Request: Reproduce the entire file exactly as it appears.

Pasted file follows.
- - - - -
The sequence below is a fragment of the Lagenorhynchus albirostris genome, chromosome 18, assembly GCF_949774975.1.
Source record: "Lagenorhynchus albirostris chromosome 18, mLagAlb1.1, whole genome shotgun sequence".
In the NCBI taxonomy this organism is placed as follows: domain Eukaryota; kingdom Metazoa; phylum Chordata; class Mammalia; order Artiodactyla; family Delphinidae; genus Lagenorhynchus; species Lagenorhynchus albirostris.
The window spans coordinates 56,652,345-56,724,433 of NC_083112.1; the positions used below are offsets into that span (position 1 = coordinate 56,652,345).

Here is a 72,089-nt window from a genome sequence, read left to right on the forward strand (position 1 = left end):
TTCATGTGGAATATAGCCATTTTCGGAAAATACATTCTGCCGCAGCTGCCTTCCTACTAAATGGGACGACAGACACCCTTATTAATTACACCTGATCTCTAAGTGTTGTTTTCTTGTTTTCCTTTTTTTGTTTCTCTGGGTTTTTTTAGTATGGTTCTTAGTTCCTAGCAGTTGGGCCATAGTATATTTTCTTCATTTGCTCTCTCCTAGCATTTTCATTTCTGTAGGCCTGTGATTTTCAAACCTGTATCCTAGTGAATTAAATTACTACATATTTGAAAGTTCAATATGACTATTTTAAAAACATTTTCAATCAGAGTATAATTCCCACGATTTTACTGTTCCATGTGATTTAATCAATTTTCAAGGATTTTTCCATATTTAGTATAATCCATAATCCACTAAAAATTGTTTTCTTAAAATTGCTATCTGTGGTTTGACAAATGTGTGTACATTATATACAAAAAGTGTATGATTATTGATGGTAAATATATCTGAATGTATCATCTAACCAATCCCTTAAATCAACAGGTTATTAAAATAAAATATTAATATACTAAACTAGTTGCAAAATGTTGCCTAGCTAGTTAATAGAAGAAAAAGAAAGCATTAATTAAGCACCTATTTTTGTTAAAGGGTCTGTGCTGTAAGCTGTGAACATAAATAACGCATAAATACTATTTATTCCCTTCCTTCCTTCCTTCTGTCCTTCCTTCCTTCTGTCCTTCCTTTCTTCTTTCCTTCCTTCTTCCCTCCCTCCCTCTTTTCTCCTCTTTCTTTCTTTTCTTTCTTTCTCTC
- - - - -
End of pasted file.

The sequence below is a fragment of the Lagenorhynchus albirostris genome, chromosome 18, assembly GCF_949774975.1.
Source record: "Lagenorhynchus albirostris chromosome 18, mLagAlb1.1, whole genome shotgun sequence".
In the NCBI taxonomy this organism is placed as follows: domain Eukaryota; kingdom Metazoa; phylum Chordata; class Mammalia; order Artiodactyla; family Delphinidae; genus Lagenorhynchus; species Lagenorhynchus albirostris.
The window spans coordinates 56,652,345-56,724,433 of NC_083112.1; the positions used below are offsets into that span (position 1 = coordinate 56,652,345).

Here is a 72,089-nt window from a genome sequence, read left to right on the forward strand (position 1 = left end):
TTCATGTGGAATATAGCCATTTTCGGAAAATACATTCTGCCGCAGCTGCCTTCCTACTAAATGGGACGACAGACACCCTTATTAATTACACCTGATCTCTAAGTGTTGTTTTCTTGTTTTCCTTTTTTTGTTTCTCTGGGTTTTTTTAGTATGGTTCTTAGTTCCTAGCAGTTGGGCCATAGTATATTTTCTTCATTTGCTCTCTCCTAGCATTTTCATTTCTGTAGGCCTGTGATTTTCAAACCTGTATCCTAGTGAATTAAATTACTACATATTTGAAAGTTCAATATGACTATTTTAAAAACATTTTCAATCAGAGTATAATTCCCACGATTTTACTGTTCCATGTGATTTAATCAATTTTCAAGGATTTTTCCATATTTAGTATAATCCATAATCCACTAAAAATTGTTTTCTTAAAATTGCTATCTGTGGTTTGACAAATGTGTGTACATTATATACAAAAAGTGTATGATTATTGATGGTAAATATATCTGAATGTATCATCTAACCAATCCCTTAAATCAACAGGTTATTAAAATAAAATATTAATATACTAAACTAGTTGCAAAATGTTGCCTAGCTAGTTAATAGAAGAAAAAGAAAGCATTAATTAAGCACCTATTTTTGTTAAAGGGTCTGTGCTGTAAGCTGTGAACATAAATAACGCATAAATACTATTTATTCCCTTCCTTCCTTCCTTCTGTCCTTCCTTCCTTCTGTCCTTCCTTTCTTCTTTCCTTCCTTCTTCCCTCCCTCCCTCTTTTCTCCTCTTTCTTTCTTTTCTTTCTTTCTCTC